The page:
RALEIGH — State representatives Jimmy Dixon and Efton Sager have a lot in common, and even call each other friends, but the two incumbents have been drawn into the same district, meaning one will have to give up his seat in 2013 after Tuesday’s Republican primary.
Dixon – who lives in rural Duplin County – says he would do a better job at representing the entire newly drawn House District 4, which includes portions of Wayne County and Duplin County. Meanwhile, Sager — who lives in Goldsboro — says the district should be represented by a Wayne County resident, since that’s where most of the people live.
Both candidates say jobs and the economy are their top priorities, but each has a different plan for getting things moving.
Dixon – a turkey farmer from Warsaw – said he wants to reduce all tax rates, reduce energy costs and cut regulations. He said he supports reintroducing the Energy Jobs Act Gov. Bev Perdue vetoed last year.
“We need to vigorously explore fracking,” Dixon said. “We need to encourage the feds to do everything possible to open up the [Keystone XL] pipeline. We need to immediately form coalitions with Virginia and South Carolina and begin to look at drilling for our own natural resources off of our coast.”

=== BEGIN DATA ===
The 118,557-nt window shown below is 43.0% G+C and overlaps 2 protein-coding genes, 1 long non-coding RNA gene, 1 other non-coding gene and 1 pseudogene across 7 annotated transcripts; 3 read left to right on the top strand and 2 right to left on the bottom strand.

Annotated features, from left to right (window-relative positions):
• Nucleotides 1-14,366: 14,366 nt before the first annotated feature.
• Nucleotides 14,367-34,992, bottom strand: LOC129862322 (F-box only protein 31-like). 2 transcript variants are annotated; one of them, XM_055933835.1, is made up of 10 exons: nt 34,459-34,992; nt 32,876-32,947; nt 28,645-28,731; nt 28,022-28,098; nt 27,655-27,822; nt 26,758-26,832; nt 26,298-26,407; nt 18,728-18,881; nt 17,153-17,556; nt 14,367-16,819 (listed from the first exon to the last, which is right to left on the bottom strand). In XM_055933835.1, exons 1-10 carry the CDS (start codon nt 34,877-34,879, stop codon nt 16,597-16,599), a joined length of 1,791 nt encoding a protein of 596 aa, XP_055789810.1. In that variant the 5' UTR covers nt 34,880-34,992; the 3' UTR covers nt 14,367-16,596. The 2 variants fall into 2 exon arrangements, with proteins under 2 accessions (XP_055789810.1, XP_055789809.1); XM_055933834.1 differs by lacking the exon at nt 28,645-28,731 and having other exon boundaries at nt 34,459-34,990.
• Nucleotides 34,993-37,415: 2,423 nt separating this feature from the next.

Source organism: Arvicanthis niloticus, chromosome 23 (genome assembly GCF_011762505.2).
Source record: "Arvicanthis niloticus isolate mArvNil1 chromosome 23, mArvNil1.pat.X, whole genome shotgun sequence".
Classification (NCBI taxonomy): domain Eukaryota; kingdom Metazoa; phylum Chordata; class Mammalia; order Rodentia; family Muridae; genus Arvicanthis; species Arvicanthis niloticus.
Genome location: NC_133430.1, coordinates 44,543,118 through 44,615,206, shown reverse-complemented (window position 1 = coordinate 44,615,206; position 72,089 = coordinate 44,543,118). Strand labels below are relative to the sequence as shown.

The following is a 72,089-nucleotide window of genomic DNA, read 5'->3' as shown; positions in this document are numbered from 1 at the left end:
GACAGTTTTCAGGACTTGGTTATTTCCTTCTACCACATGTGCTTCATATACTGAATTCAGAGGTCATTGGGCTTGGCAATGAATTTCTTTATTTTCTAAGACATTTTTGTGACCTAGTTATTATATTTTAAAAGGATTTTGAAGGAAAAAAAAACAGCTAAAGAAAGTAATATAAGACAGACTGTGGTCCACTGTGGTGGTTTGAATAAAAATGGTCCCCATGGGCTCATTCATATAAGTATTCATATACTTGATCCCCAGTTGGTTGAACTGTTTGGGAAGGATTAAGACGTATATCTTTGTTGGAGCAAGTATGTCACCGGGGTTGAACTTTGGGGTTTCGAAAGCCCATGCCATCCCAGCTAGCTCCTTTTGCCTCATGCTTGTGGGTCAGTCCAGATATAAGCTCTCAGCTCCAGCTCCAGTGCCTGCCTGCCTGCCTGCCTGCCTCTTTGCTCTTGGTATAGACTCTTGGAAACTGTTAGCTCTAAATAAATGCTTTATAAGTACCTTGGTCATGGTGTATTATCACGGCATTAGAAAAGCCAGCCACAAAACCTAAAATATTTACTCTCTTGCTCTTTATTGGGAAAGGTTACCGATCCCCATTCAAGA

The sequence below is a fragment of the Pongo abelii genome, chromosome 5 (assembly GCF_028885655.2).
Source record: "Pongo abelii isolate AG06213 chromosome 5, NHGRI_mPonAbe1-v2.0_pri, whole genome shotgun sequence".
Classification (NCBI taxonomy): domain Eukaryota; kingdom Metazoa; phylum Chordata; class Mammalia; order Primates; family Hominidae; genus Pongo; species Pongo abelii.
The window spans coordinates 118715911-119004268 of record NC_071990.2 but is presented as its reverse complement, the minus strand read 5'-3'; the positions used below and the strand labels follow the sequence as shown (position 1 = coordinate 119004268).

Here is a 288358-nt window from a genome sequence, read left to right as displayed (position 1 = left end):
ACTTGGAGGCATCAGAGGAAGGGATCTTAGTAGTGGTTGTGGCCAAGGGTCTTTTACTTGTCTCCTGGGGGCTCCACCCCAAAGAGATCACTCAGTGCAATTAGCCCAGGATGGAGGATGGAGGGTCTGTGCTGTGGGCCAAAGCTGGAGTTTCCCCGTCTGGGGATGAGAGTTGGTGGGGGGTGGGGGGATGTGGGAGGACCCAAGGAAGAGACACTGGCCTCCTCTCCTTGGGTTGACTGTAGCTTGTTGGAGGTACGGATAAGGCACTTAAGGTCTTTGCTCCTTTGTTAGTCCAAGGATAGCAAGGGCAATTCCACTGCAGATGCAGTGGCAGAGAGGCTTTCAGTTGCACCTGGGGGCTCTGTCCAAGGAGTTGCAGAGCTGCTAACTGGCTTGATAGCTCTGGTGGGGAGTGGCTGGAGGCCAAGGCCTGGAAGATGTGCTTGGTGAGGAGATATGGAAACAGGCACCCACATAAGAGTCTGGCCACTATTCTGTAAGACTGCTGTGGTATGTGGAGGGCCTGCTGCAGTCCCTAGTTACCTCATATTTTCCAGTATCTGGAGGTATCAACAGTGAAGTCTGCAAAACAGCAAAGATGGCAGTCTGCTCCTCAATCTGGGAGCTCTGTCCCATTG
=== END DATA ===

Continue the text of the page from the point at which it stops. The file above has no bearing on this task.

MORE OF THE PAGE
The Republican majority made a good start on regulatory reform last year, he said, which “we need to continue so that our small businesses and developers can move forward uninhibited by the extraordinary amount of time it takes to get permits, and to allow them more liberty in starting new projects.”
In order to be able to reduce all tax rates, Dixon said the state needs to cut spending.
“I’m convinced we don’t have revenue problems,” he said. “We have spending problems.”
As examples of things that could be cut from the state budget, Dixon listed:
• $300,000 to continue to study Blackbeard’s pirate ship the Queen Anne’s Revenge, which he said was in the budget before last.
• More than $1 million appropriated to build walking trails around community colleges. “We have a lot of sidewalks already and most folks have an area around their homes if they need to walk.”